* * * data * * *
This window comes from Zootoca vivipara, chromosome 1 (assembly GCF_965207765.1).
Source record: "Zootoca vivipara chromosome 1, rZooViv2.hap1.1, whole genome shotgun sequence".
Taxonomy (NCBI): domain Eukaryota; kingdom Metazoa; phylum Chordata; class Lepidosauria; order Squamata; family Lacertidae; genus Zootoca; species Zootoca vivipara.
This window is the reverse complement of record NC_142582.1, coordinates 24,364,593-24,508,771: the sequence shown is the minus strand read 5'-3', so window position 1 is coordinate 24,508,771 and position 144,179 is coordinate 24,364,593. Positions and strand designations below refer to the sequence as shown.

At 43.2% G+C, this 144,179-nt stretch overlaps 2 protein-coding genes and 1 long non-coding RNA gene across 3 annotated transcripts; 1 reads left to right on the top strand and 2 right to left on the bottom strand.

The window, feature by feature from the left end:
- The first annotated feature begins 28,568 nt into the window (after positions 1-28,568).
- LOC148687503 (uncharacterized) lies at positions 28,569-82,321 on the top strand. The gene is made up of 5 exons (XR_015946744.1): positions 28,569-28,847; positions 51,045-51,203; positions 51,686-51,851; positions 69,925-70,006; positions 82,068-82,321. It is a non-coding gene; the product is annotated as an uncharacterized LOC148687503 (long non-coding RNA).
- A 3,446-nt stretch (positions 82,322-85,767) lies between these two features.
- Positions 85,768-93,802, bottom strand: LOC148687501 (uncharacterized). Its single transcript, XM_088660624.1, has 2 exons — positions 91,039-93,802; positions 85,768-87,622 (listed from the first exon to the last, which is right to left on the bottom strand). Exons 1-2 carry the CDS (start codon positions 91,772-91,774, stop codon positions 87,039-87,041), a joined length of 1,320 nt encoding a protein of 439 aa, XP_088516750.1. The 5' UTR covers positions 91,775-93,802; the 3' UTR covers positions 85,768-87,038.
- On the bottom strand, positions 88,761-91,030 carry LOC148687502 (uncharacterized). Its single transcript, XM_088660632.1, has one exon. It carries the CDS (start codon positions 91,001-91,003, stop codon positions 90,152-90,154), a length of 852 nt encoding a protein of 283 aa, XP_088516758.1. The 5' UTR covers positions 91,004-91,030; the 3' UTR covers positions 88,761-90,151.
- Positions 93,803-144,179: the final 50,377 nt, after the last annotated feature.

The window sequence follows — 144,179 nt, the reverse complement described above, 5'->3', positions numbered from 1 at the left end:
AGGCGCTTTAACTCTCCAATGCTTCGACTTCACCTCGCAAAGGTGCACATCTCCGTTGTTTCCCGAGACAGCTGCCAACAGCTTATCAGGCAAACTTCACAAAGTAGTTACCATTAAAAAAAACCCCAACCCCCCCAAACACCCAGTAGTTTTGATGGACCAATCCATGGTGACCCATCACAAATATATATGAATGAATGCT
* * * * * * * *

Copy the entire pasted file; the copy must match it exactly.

This window comes from Zootoca vivipara, chromosome 1 (assembly GCF_965207765.1).
Source record: "Zootoca vivipara chromosome 1, rZooViv2.hap1.1, whole genome shotgun sequence".
Taxonomy (NCBI): domain Eukaryota; kingdom Metazoa; phylum Chordata; class Lepidosauria; order Squamata; family Lacertidae; genus Zootoca; species Zootoca vivipara.
This window is the reverse complement of record NC_142582.1, coordinates 24,364,593-24,508,771: the sequence shown is the minus strand read 5'-3', so window position 1 is coordinate 24,508,771 and position 144,179 is coordinate 24,364,593. Positions and strand designations below refer to the sequence as shown.

At 43.2% G+C, this 144,179-nt stretch overlaps 2 protein-coding genes and 1 long non-coding RNA gene across 3 annotated transcripts; 1 reads left to right on the top strand and 2 right to left on the bottom strand.

The window, feature by feature from the left end:
- The first annotated feature begins 28,568 nt into the window (after positions 1-28,568).
- LOC148687503 (uncharacterized) lies at positions 28,569-82,321 on the top strand. The gene is made up of 5 exons (XR_015946744.1): positions 28,569-28,847; positions 51,045-51,203; positions 51,686-51,851; positions 69,925-70,006; positions 82,068-82,321. It is a non-coding gene; the product is annotated as an uncharacterized LOC148687503 (long non-coding RNA).
- A 3,446-nt stretch (positions 82,322-85,767) lies between these two features.
- Positions 85,768-93,802, bottom strand: LOC148687501 (uncharacterized). Its single transcript, XM_088660624.1, has 2 exons — positions 91,039-93,802; positions 85,768-87,622 (listed from the first exon to the last, which is right to left on the bottom strand). Exons 1-2 carry the CDS (start codon positions 91,772-91,774, stop codon positions 87,039-87,041), a joined length of 1,320 nt encoding a protein of 439 aa, XP_088516750.1. The 5' UTR covers positions 91,775-93,802; the 3' UTR covers positions 85,768-87,038.
- On the bottom strand, positions 88,761-91,030 carry LOC148687502 (uncharacterized). Its single transcript, XM_088660632.1, has one exon. It carries the CDS (start codon positions 91,001-91,003, stop codon positions 90,152-90,154), a length of 852 nt encoding a protein of 283 aa, XP_088516758.1. The 5' UTR covers positions 91,004-91,030; the 3' UTR covers positions 88,761-90,151.
- Positions 93,803-144,179: the final 50,377 nt, after the last annotated feature.

The window sequence follows — 144,179 nt, the reverse complement described above, 5'->3', positions numbered from 1 at the left end:
AGGCGCTTTAACTCTCCAATGCTTCGACTTCACCTCGCAAAGGTGCACATCTCCGTTGTTTCCCGAGACAGCTGCCAACAGCTTATCAGGCAAACTTCACAAAGTAGTTACCATTAAAAAAAACCCCAACCCCCCCAAACACCCAGTAGTTTTGATGGACCAATCCATGGTGACCCATCACAAATATATATGAATGAATGCT